But crowds still were out and about on the high streets. Shopping, waiting in line at theaters to see the House of Mormon, going on dates, taking photos of Piccadilly Circus, chatting on their cell phones, or wandering about looking befuddled. (That was me.)

I was befuddled because I was looking for a few particular places, which is much more difficult for me than just strolling about with no particular destination in mind. Why? If you were being tactful you might say that my verbal aptitude is much greater than my spatial skills are. If you were being blunt, you'd call my sense of direction so contrary that it's more a sense of anti-direction. I almost unerringly choose left when I need to go right and vice versa. In short, if I were a mouse in a maze, I might have more luck giving up on the cheese and scrambling over the wall instead.

I'm pretty philosophical about it. I've always been this way. I'm good at a lot of other things. I can accept my directional shortcomings.

As long as I have a map in my hand, I'll keep trying until I get there. (Not true; I admit defeat on rare occasions.) Thus, today there was a lot of map-unfolding, brow furrowing, purposeful striding, stopping, more map consultations, and even some iPad Googling before I found my destinations. I also stopped into a fruit stand for directions and later had a kind gentleman pause to offer assistance after I'd been standing in one spot a particularly long time, trying to puzzle out which way was Pall Mall from St. James's Square.

Sigh.

What were these hard-won destinations?

First off, this coffee shop, where I had quite a good latte and a raspberry f-something (friand? a French term for a kind of cake). It was tiny, crowded and so steamy I had to take off one or two layers of clothes (don't worry, I had on at least three and in some cases, four).

A man had left his little spaniel outside and she was making sad little whimpers. I tried offering some comforting words but she mostly ignored me—a one-person dog.




My next quest was Daunt Books in Marylebone. 



This one was easier to find, and while there I pounced on a map called "Untamed London: Where Nature Still Runs Wild." When the weather gets back to normal (which the cheerful weatherman suggests may be in April), I plan to visit at least four or five of these 82 urban landscapes, where deer, owls and chaffinches dwell, remnants of ancient forests linger, and echoes of the wild past reverberate.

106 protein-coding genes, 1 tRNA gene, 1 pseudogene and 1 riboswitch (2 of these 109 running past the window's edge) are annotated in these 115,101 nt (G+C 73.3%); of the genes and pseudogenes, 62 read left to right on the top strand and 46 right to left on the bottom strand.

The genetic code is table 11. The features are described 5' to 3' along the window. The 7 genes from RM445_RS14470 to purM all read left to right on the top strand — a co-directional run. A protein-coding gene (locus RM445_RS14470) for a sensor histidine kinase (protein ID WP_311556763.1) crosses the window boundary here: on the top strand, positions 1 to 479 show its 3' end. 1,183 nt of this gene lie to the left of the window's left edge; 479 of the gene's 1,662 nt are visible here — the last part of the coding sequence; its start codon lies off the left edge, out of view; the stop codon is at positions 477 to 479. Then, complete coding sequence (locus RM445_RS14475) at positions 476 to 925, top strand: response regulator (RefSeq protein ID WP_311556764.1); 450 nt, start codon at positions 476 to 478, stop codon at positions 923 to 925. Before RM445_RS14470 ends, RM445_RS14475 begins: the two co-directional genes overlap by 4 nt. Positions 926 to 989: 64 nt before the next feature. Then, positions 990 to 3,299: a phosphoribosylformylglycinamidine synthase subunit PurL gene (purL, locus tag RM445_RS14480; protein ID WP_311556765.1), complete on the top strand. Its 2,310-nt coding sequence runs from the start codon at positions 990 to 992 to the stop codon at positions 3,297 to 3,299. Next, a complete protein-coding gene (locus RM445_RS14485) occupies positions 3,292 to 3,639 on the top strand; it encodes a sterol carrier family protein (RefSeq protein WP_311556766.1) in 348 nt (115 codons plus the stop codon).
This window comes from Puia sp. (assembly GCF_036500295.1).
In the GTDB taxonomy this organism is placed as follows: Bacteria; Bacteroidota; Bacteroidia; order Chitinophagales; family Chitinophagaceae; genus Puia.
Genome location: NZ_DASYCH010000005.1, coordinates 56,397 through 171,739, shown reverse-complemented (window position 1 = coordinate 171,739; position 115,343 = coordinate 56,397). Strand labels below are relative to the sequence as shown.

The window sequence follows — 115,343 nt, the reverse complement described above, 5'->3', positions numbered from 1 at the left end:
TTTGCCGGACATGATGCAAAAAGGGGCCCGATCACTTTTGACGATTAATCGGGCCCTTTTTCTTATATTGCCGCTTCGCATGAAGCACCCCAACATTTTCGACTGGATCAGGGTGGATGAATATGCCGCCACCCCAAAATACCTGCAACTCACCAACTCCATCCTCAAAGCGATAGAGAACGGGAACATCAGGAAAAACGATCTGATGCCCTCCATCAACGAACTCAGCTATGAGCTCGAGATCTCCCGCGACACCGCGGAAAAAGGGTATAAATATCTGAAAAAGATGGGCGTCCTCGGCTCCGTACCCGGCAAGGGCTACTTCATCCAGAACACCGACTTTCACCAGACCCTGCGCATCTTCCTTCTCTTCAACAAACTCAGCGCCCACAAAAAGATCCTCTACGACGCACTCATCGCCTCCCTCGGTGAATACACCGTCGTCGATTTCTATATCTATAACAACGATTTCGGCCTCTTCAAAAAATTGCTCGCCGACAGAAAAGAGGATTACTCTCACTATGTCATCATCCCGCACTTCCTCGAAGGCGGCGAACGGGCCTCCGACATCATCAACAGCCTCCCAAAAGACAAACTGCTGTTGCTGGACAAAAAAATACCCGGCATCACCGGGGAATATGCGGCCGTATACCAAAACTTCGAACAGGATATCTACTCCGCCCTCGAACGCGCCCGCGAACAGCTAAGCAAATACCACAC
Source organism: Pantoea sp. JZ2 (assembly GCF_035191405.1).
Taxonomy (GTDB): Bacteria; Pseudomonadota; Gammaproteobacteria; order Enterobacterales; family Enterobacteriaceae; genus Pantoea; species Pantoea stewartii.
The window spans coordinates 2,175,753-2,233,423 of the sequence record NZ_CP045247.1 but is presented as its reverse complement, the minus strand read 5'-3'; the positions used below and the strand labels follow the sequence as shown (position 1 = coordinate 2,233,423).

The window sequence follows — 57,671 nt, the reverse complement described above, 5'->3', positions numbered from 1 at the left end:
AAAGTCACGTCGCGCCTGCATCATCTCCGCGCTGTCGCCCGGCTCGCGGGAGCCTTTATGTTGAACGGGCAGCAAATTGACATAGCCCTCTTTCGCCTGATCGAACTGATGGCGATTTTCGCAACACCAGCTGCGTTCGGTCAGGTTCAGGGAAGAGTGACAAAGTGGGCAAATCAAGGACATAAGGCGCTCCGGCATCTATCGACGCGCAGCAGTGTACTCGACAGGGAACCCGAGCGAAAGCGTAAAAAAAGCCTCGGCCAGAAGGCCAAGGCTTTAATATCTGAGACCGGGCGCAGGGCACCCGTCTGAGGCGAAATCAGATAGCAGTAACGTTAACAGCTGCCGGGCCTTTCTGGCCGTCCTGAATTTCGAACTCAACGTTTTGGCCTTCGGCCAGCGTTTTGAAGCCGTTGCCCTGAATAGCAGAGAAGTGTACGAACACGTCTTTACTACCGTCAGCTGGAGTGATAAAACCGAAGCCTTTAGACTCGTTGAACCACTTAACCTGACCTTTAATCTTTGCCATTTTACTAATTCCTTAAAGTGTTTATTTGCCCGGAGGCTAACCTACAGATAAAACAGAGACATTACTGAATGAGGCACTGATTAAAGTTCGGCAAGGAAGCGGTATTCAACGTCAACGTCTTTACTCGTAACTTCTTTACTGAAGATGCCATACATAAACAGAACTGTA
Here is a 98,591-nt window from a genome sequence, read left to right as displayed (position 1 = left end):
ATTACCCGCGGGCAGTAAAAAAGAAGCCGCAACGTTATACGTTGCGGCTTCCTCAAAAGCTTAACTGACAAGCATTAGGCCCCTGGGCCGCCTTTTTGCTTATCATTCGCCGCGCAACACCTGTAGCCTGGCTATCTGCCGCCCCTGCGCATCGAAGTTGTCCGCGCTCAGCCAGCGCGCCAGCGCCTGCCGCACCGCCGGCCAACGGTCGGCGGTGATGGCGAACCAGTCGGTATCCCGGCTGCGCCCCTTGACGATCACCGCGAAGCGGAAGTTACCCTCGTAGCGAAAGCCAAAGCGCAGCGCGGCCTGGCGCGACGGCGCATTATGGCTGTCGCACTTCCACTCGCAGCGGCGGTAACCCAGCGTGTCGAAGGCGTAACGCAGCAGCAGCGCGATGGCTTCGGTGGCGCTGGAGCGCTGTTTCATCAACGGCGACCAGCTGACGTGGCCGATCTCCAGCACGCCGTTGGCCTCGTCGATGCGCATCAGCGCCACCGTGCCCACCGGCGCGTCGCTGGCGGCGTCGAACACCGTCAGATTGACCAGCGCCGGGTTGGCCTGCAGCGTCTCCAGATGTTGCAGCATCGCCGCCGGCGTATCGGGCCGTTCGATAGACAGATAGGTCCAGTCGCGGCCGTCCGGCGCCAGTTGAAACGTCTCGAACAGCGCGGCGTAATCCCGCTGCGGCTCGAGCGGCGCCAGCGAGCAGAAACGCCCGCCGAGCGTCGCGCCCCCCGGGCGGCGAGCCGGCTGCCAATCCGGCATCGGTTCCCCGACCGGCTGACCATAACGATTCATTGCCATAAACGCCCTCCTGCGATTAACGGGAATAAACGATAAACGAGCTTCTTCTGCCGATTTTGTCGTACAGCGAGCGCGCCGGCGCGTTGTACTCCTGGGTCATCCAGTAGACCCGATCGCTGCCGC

It's a given that I'll get lost a few times along the way. But on this adventure, the only wrong way to go is to not go at all. 




Flags flying

Today's British moment...



Friday, March 22, 2013

In pursuit of singing birds


Yesterday in Regent's Park, I walked up to a British man who was sitting on a bench. We exchanged hellos, then I asked if he knew the name of the elusive bird that I could hear but not see, despite much lurking about the neatly shaped shrubbery. (Regent's Park, I found, is more classical when it comes to garden design and layout than is Hyde Park.) 

He smiled with a wry expression. "I think—not sure about it at all, so don't take my word for it, but I think it's a chaffinch." 

I thanked him and then sat down on my own bench to Google chaffinch songs. The nice man (I want to call him a chap and impress you with my Britishisms, ha) got up from his bench to leave the park, and as he walked past me he chuckled at the bird sounds emanating from my iPad. 

He paused a moment. "I think I also hear a blackbird," he added.

"Yes! I thought one sounded like a blackbird, too."

We smiled, and he walked on, and I tried to determine if the bird I heard singing in real life matched the songs of the blackbird and chaffinch I was hearing on YouTube. The results were inconclusive. But the brief cultural exchange between park admirers was welcome.

Below, many photos of trees, which you'll have to put up with throughout the course of this trip because I am a dryad at heart. Many of them undulate so...like they're dancing. Even more than trees usually do. And also, this is the first time I've ever seen a pigeon hanging out in a tree. They must do it all the time, but I've just never seen it before and it made me giggle.

P.S. I picked up that bottle and threw it in the trash—now a truly international litter vigilante!